Many believe cases
of fetal alcohol syndrome go undiagnosed
March 15, 1999
By Eric Newhouse
Of the 1,334 special education students in Great Falls schools, only eight have been diagnosed with fetal alcohol syndrome.
Gail Cleveland, who's in charge of the school district special education program, suspects that fetal alcohol syndrome too frequently goes undiagnosed.
"It requires mothers to admit that they've been drinking during pregnancy," she said. "So they deny it, and the physicians don't press the issue."
"Many physicians don't want to stigmatize these children by labeling them," agreed Carole Kenner, professor of nursing at the University of Cincinnati, "and others do not want to anger affluent clients whose alcohol consumption is considered legal and socially acceptable."
While there are many causes of attention deficit disorder, some doctors believe that fetal alcohol children are among those diagnosed with ADD.
"If you look at FAS behavior — hyperactivity, impulsivity, poor judgment and inability to learn from past experience — it's the same criteria for diagnosing ADD," said Dr. Robin LaDue, a clinical psychologist in Seattle who works with the fetal alcohol syndrome unit at the University of Washington.
"A lot of us feel that ADD is greatly over-diagnosed," added LaDue.
One major difference, she noted, is that fetal alcohol syndrome requires a doctor to prove, or a mother to admit, alcohol use during pregnancy, whereas ADD focuses solely on the symptoms.
Doctor say ADD can stem from causes other than prenatal exposure to alcohol.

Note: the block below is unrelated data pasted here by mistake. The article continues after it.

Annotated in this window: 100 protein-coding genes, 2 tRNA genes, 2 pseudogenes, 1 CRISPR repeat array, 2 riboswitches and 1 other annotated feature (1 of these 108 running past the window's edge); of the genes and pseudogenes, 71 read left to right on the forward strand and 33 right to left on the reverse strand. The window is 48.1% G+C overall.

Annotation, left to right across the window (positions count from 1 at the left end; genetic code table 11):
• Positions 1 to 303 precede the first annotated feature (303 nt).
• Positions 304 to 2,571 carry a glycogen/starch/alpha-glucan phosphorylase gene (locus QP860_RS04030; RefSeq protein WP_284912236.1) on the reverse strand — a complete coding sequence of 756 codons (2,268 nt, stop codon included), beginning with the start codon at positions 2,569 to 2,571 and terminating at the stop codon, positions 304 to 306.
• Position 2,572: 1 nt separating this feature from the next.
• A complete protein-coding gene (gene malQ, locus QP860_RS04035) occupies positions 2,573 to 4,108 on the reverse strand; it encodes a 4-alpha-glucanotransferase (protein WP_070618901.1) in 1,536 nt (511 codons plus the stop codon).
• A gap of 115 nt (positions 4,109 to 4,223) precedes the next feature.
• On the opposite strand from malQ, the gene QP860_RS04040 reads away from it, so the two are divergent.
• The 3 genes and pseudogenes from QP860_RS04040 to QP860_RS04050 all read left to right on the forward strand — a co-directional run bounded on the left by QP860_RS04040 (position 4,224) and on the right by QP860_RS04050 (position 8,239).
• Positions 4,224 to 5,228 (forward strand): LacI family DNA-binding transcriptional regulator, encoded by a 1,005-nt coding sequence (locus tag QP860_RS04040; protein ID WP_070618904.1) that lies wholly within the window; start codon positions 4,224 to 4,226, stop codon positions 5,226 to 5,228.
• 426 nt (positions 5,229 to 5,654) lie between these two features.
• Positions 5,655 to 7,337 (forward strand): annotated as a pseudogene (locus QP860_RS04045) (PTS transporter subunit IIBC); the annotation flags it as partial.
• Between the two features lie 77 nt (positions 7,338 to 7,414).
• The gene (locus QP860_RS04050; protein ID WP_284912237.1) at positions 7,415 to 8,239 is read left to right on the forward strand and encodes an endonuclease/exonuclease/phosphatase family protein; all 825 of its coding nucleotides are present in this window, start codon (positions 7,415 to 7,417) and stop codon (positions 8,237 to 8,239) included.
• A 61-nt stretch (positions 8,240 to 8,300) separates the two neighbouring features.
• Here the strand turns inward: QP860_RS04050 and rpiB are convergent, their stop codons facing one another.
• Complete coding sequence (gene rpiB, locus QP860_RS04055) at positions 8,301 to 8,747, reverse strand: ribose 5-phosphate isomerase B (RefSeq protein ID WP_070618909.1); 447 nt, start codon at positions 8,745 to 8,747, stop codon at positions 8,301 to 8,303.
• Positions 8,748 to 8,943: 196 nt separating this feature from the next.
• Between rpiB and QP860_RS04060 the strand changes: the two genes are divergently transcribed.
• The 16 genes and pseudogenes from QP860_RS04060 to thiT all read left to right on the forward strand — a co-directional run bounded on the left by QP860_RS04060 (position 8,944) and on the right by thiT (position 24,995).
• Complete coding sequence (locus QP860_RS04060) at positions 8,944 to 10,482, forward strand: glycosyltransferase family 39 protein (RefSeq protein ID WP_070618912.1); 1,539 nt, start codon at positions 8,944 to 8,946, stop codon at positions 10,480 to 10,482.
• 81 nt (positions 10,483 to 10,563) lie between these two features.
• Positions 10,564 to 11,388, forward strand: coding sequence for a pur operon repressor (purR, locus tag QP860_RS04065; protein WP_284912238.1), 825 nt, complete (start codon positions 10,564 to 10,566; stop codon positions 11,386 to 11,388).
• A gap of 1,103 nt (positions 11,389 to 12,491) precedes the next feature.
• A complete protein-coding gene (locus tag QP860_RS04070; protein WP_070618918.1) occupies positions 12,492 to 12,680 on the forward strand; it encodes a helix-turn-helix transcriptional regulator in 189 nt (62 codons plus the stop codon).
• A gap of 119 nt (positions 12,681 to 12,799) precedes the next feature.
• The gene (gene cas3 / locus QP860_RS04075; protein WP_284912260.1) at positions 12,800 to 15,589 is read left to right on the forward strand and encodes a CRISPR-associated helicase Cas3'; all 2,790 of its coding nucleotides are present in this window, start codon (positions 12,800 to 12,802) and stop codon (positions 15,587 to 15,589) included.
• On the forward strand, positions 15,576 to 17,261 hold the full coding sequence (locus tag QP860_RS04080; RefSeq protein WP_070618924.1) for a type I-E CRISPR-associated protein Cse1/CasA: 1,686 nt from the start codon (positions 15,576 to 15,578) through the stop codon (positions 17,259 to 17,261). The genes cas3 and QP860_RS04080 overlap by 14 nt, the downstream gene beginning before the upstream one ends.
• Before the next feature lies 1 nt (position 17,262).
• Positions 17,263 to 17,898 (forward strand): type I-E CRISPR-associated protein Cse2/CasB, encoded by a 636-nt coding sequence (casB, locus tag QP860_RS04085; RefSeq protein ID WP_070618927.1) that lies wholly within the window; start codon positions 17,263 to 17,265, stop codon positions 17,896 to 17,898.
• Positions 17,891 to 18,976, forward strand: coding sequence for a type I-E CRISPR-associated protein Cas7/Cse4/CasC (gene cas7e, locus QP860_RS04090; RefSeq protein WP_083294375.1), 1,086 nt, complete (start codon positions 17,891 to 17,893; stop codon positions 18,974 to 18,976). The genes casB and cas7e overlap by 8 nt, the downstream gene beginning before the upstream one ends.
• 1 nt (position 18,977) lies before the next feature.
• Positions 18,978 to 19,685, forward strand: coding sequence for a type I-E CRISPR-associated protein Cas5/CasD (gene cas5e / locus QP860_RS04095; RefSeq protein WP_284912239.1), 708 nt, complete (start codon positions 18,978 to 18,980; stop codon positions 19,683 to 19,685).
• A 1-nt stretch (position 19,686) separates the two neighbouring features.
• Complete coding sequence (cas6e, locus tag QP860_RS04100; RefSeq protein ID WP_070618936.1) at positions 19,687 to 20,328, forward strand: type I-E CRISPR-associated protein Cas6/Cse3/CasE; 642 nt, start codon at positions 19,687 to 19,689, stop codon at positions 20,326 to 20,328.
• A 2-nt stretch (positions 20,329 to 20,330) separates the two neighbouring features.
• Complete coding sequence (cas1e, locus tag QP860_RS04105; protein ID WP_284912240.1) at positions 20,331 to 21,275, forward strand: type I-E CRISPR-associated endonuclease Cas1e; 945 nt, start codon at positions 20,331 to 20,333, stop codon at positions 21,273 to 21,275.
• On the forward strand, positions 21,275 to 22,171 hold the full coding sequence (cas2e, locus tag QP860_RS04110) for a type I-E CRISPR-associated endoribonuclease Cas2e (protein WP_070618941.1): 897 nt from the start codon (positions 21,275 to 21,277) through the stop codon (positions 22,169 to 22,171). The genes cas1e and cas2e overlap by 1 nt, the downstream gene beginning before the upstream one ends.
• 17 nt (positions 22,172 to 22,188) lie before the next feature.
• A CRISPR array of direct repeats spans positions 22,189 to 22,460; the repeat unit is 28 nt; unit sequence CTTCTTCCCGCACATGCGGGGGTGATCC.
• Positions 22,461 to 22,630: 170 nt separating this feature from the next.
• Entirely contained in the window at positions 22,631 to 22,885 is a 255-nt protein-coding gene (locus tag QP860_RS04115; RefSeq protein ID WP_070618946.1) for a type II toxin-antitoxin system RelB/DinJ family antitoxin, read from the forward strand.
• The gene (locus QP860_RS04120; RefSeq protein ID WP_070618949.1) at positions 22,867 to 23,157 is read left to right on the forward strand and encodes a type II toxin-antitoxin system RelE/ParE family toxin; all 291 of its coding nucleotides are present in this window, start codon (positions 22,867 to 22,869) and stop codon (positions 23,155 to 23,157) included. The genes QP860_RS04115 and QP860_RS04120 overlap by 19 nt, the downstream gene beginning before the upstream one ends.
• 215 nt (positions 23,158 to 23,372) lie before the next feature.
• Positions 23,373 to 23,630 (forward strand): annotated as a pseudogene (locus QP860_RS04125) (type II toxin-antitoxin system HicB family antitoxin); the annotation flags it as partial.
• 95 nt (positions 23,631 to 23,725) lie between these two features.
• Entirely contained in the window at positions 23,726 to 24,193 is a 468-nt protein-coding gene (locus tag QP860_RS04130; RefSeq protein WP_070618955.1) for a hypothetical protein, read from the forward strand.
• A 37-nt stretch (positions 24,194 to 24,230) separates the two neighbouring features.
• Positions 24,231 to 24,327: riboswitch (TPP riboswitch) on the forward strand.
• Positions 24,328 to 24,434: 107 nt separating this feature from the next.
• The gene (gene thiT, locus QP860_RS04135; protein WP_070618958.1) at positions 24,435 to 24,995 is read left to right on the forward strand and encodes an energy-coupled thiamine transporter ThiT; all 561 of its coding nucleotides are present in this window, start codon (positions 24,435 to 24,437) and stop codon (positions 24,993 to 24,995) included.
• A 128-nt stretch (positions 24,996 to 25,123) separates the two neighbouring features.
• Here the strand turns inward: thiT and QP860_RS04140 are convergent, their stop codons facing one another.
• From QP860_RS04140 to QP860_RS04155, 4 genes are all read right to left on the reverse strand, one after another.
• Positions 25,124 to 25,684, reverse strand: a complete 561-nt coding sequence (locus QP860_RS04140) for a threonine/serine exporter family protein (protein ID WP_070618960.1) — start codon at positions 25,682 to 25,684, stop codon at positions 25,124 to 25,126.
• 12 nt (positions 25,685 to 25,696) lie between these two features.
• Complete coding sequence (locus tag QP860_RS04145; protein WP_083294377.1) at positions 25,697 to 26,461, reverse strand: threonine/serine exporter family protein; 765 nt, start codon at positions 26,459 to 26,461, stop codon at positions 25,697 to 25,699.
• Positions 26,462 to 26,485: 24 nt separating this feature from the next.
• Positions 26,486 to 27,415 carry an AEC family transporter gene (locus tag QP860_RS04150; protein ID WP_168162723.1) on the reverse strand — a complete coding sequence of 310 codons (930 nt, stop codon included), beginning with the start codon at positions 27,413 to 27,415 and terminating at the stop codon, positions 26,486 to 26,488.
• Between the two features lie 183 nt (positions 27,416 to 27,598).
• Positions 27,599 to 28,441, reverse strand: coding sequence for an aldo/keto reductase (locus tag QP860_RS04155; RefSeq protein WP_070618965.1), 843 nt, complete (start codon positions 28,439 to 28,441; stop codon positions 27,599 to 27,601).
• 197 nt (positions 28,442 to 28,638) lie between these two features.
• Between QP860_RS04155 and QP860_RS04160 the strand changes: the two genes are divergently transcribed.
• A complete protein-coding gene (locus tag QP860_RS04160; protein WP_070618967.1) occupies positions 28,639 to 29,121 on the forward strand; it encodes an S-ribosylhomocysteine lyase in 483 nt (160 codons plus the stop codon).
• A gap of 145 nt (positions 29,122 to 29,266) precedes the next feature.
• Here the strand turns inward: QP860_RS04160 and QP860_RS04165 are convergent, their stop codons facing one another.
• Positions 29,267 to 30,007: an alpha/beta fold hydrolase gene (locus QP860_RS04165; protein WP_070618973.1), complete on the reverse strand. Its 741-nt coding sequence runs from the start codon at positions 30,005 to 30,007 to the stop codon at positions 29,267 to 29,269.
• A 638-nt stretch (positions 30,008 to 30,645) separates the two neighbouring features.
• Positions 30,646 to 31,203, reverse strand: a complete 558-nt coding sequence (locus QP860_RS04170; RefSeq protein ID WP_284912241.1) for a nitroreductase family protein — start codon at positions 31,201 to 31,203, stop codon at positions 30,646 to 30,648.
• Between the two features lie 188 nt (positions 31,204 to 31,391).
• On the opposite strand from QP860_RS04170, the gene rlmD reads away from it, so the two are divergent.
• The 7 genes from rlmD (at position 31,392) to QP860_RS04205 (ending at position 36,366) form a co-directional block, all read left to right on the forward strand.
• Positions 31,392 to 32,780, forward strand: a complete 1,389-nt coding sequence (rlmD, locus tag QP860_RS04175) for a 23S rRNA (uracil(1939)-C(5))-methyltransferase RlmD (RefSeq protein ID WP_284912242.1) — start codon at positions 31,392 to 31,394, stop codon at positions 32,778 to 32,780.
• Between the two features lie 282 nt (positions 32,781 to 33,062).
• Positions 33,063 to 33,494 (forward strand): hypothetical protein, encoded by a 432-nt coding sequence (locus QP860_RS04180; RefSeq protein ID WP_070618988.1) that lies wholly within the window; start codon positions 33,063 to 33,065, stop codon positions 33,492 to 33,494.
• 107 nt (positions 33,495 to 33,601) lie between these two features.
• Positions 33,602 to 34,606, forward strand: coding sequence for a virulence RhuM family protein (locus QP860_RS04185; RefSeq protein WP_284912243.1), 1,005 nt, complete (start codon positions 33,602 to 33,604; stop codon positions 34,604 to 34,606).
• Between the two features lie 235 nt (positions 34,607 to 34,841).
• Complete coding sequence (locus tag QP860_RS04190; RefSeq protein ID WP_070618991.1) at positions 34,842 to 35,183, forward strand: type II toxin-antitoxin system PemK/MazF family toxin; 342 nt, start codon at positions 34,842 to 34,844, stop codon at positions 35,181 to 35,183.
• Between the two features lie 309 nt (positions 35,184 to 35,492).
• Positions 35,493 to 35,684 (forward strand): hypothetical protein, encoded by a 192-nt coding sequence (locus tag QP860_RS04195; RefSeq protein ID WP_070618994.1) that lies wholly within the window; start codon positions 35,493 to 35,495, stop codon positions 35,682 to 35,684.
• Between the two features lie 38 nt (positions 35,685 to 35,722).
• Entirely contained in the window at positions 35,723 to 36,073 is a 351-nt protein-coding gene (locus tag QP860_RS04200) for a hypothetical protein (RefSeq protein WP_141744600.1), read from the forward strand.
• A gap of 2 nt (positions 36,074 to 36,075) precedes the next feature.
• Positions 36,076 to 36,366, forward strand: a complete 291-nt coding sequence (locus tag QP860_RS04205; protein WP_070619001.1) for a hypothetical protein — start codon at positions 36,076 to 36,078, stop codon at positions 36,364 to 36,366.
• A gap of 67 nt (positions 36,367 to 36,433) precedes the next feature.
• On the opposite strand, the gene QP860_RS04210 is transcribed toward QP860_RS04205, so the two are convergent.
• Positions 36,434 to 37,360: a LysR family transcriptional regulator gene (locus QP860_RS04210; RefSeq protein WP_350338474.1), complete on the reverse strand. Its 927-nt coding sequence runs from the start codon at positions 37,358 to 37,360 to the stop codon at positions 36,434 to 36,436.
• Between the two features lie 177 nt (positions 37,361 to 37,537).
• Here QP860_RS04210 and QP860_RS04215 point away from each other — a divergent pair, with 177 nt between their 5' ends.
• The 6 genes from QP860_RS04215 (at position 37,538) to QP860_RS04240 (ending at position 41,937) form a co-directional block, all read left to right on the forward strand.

Cathy McCann, genetics counselor with Shodair Hospital in Helena, said ADD can be connected to a number of factors.
"ADD can run in the family, but it also can have an environmental component," McCann said. "It can occur independently or it can occur in conjunction with alcohol."
Dr. Robert Hackford, a behavioral pediatrician at the Great Falls Clinic who deals frequently with ADD children, said it's tough to diagnose the effects of fetal alcohol exposure.
"On a rare occasion, I might make that diagnosis," he said, "but my main approach is to try to identify the problems relating to treatment.
"If a child has signs of attention deficit disorder, the child should be treated," he added, "and I would do that whether there was a diagnosis of FAS or not."
In Great Falls schools, there is no specific category for ADD children. Instead there are three categories — emotionally disturbed, learning disabled, and other health impaired — into which ADD students may be categorized.
In the past nine years, the number of children in those categories has increased by 42 percent — from 513 in 1989-90 to 727 in 1997-98. Classroom teachers currently provide medication, generally Ritalin, to 577 students, said Cleveland.
Original Source:Great Falls Tribune March 15, 1999